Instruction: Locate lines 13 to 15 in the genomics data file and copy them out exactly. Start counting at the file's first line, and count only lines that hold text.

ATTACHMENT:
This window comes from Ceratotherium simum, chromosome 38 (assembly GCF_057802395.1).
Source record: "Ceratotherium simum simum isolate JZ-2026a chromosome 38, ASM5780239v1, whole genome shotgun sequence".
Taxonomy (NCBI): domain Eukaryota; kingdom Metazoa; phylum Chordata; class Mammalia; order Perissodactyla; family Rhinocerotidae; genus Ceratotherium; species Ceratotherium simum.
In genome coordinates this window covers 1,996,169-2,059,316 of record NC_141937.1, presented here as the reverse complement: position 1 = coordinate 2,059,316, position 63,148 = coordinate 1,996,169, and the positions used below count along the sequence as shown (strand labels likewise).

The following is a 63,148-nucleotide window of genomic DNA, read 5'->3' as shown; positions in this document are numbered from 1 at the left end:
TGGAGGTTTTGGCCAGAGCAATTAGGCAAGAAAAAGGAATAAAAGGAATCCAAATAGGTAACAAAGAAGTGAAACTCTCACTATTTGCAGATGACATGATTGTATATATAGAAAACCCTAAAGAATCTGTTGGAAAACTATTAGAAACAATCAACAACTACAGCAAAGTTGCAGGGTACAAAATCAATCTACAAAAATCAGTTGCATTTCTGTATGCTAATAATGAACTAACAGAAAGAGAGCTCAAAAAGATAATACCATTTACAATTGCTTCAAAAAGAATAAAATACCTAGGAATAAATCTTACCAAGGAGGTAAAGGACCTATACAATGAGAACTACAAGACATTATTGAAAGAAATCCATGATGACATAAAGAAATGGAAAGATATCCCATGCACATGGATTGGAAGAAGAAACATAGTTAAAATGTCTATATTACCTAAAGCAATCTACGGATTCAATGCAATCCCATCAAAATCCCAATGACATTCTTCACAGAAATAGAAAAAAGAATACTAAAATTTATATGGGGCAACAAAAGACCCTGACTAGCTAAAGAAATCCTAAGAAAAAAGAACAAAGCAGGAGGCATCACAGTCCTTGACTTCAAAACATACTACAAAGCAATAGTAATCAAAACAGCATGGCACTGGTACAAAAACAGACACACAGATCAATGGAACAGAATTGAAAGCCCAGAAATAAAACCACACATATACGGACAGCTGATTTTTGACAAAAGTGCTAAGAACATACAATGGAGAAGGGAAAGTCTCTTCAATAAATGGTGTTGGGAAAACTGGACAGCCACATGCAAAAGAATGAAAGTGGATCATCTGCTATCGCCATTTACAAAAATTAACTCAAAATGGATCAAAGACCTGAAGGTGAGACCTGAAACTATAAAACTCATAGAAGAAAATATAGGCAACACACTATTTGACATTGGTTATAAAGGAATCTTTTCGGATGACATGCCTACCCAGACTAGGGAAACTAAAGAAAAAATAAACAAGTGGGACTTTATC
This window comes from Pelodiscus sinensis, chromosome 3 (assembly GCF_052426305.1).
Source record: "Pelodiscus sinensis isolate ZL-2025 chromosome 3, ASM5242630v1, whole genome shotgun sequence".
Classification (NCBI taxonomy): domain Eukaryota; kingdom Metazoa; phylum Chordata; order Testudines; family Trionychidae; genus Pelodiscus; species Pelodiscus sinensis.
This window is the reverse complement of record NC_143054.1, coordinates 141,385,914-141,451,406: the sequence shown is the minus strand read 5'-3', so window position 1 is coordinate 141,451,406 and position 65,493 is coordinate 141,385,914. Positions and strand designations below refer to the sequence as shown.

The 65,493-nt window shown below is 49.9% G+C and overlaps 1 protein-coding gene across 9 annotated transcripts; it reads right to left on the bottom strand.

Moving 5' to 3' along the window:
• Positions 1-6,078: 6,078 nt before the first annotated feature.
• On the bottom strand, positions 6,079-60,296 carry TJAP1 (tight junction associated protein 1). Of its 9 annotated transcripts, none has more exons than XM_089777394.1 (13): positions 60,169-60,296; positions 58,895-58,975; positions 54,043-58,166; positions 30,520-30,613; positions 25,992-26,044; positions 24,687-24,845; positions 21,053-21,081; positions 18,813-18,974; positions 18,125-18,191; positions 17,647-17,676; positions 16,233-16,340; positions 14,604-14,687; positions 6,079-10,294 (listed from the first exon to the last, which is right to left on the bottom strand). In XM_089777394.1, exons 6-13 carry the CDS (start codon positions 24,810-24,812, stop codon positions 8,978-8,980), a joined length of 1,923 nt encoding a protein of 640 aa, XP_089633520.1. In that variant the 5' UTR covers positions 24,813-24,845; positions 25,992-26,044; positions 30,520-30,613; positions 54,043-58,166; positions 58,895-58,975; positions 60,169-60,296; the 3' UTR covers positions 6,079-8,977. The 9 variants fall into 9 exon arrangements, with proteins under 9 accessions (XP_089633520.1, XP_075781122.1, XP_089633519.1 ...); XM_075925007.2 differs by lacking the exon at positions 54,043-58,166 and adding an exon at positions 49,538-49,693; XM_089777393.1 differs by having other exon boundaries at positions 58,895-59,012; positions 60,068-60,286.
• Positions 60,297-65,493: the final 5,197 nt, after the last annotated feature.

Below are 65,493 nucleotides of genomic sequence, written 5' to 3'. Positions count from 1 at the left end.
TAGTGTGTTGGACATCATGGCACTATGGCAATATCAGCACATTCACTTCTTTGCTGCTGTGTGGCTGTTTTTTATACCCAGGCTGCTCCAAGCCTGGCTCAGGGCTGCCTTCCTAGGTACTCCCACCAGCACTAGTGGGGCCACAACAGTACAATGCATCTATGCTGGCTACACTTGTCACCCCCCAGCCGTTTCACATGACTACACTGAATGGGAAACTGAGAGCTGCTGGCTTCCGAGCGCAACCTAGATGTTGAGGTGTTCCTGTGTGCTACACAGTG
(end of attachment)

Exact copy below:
• Positions 1-6,078: 6,078 nt before the first annotated feature.
• On the bottom strand, positions 6,079-60,296 carry TJAP1 (tight junction associated protein 1). Of its 9 annotated transcripts, none has more exons than XM_089777394.1 (13): positions 60,169-60,296; positions 58,895-58,975; positions 54,043-58,166; positions 30,520-30,613; positions 25,992-26,044; positions 24,687-24,845; positions 21,053-21,081; positions 18,813-18,974; positions 18,125-18,191; positions 17,647-17,676; positions 16,233-16,340; positions 14,604-14,687; positions 6,079-10,294 (listed from the first exon to the last, which is right to left on the bottom strand). In XM_089777394.1, exons 6-13 carry the CDS (start codon positions 24,810-24,812, stop codon positions 8,978-8,980), a joined length of 1,923 nt encoding a protein of 640 aa, XP_089633520.1. In that variant the 5' UTR covers positions 24,813-24,845; positions 25,992-26,044; positions 30,520-30,613; positions 54,043-58,166; positions 58,895-58,975; positions 60,169-60,296; the 3' UTR covers positions 6,079-8,977. The 9 variants fall into 9 exon arrangements, with proteins under 9 accessions (XP_089633520.1, XP_075781122.1, XP_089633519.1 ...); XM_075925007.2 differs by lacking the exon at positions 54,043-58,166 and adding an exon at positions 49,538-49,693; XM_089777393.1 differs by having other exon boundaries at positions 58,895-59,012; positions 60,068-60,286.
• Positions 60,297-65,493: the final 5,197 nt, after the last annotated feature.